The Phaserl


Superbugs may be More Widespread than Previously Thought

by Mike Barrett, Natural Society:

The potentially deadly, drug-resistant “superbug,” carbapenem-resistant Enterobacteriaceae (CRE), is more widespread in U.S. hospitals than previously thought, an earlier-released study has found. [1]

Researchers looked for cases of infections caused by CRE in a sample of 4 U.S. hospitals – 3 in the Boston area and 1 in California – and identified numerous varieties of the bacterium. [2]

Each year, CRE bacteria sicken about 9,300 people and claim the lives of 600 people in the United States, according to the CDC. Those numbers are climbing. CRE bacteria, in particular, have been called “nightmare bacteria” by CDC Director Tom Frieden because they often continue to thrive even in the face of “last-resort” antibiotics – drugs reserved for the toughest infections. [1]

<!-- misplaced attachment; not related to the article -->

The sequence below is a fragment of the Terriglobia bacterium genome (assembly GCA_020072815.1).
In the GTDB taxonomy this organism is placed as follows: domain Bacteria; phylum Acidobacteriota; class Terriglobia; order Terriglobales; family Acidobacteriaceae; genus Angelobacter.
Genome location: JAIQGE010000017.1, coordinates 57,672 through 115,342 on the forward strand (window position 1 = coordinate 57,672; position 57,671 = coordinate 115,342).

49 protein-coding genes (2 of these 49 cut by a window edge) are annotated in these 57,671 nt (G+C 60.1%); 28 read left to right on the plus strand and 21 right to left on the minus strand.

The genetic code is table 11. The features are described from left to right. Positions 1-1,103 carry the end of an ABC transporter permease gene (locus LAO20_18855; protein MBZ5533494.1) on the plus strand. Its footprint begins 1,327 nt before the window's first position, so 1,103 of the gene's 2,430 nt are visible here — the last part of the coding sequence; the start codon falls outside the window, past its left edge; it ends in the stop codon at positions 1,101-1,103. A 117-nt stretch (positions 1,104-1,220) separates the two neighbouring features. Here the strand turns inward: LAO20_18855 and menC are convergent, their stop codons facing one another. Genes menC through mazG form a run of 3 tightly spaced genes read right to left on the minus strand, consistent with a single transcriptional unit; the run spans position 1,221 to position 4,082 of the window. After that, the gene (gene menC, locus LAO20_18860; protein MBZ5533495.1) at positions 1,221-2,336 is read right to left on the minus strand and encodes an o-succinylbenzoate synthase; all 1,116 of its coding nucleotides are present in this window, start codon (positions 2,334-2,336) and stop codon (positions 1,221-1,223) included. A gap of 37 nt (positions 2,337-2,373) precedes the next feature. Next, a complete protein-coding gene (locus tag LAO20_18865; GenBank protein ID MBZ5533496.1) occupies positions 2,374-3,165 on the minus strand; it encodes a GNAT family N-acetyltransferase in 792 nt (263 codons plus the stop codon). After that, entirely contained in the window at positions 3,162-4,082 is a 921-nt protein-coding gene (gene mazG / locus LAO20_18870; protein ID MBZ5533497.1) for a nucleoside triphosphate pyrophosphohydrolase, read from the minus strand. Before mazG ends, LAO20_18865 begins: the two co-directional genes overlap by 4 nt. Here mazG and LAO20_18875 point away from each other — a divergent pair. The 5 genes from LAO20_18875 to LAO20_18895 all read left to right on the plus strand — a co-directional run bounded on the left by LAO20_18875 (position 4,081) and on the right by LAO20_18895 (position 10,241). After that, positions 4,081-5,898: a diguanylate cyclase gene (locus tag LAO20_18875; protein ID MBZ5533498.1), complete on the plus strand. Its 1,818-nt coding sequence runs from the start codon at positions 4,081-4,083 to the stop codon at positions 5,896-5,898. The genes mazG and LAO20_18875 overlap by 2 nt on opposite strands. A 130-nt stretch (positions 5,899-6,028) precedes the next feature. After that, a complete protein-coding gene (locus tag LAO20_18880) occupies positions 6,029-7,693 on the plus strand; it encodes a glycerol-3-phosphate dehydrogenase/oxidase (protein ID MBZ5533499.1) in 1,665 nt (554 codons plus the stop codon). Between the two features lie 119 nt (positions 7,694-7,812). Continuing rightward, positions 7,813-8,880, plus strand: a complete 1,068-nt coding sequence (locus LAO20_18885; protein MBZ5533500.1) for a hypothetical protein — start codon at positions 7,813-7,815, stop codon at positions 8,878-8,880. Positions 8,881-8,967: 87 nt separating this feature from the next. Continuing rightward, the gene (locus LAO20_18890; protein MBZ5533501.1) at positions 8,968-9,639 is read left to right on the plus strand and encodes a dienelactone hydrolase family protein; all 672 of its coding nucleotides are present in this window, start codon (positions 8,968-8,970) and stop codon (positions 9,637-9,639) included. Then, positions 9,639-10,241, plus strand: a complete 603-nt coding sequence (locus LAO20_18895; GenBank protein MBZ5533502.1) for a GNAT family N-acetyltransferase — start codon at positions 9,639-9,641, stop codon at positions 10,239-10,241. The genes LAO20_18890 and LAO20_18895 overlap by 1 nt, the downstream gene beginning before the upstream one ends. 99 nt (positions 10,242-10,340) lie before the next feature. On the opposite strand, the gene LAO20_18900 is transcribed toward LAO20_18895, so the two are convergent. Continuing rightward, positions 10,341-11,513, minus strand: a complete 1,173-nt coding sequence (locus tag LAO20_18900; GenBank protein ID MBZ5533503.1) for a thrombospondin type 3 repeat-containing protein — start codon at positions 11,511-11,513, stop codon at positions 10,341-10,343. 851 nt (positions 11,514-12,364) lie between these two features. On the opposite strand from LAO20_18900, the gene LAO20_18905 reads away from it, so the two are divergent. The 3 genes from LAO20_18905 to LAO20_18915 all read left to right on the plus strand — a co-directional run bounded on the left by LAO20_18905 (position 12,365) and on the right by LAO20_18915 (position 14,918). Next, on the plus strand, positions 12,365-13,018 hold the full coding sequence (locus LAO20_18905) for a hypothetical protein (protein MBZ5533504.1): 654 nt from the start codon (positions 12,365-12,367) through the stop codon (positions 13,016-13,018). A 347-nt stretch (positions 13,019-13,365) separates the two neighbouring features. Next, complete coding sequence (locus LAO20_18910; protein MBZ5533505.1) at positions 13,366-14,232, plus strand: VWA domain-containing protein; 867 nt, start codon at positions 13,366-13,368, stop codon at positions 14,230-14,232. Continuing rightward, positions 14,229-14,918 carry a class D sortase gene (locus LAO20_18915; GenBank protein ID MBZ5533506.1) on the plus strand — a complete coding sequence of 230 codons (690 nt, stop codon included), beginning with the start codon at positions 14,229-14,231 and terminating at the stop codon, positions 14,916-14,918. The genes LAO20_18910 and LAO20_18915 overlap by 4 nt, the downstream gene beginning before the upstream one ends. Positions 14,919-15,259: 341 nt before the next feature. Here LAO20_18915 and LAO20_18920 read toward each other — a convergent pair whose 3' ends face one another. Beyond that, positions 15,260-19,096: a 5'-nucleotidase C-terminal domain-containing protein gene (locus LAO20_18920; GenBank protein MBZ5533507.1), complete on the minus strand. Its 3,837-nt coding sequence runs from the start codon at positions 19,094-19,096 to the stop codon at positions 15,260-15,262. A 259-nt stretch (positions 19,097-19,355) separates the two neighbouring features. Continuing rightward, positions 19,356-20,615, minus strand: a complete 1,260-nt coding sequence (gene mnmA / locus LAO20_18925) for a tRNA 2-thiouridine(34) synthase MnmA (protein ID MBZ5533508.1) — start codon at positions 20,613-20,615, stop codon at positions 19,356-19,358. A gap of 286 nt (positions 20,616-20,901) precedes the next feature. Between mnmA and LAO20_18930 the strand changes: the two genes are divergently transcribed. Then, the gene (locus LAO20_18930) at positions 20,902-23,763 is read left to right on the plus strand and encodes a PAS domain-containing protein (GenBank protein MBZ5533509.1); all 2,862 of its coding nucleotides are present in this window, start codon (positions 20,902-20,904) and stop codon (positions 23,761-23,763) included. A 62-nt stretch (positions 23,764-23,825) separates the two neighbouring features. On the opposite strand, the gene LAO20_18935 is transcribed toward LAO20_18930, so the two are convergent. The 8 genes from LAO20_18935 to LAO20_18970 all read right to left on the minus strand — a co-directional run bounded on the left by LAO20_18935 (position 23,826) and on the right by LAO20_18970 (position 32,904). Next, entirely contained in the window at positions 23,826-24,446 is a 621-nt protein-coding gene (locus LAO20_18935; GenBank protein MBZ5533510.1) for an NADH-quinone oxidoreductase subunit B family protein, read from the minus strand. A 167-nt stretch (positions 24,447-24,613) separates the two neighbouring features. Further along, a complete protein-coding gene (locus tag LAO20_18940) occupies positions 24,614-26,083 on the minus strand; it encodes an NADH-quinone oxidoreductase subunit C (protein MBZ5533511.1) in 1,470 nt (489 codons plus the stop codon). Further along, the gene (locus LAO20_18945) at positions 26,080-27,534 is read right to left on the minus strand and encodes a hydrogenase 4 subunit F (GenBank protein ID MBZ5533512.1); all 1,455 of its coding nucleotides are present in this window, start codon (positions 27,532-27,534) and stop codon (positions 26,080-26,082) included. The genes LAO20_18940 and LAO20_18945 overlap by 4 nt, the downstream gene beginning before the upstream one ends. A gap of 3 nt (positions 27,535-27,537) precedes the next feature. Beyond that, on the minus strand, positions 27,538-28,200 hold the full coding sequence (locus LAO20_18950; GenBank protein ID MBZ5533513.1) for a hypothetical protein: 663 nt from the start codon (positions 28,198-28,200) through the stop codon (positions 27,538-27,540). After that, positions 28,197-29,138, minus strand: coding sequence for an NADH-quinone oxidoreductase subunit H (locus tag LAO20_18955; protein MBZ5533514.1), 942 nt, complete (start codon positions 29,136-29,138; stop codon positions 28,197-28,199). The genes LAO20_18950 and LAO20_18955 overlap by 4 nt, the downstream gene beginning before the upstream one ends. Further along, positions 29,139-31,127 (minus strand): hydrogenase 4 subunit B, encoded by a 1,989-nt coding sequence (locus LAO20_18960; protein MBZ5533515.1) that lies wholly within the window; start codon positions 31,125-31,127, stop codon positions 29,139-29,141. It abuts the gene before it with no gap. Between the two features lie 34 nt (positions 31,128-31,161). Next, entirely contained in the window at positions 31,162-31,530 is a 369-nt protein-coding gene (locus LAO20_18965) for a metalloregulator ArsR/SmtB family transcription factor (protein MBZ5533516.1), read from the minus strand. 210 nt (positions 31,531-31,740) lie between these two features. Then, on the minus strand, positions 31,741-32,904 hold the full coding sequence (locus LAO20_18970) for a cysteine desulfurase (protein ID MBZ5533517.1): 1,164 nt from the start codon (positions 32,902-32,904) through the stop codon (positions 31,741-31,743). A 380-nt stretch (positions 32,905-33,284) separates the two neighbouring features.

Read: It’s Here – Bacteria Resistant to ALL Antibiotics Shows up in the U.S.

In the study, the researchers also found that CRE has a plethora of genetic traits that make it resistant to antibiotics, and these traits can be easily transferred between the many CRE species.

The study documented the identical gene in different species. William Hanage, associate professor of epidemiology at Harvard Chan School and senior author of the study, says that “the extent to which this has happened is really quite surprising,” He added that the team “found 2 cases of high-level resistance we could not explain.”

He compared it to dark matter: 

“We know it’s there because we can see its effects, but what’s actually making it happen at the moment is unknown. If I were to criticize my own work, I would say it is a shame that we weren’t able to get more hospitals and more samples from elsewhere within the health care systems.”

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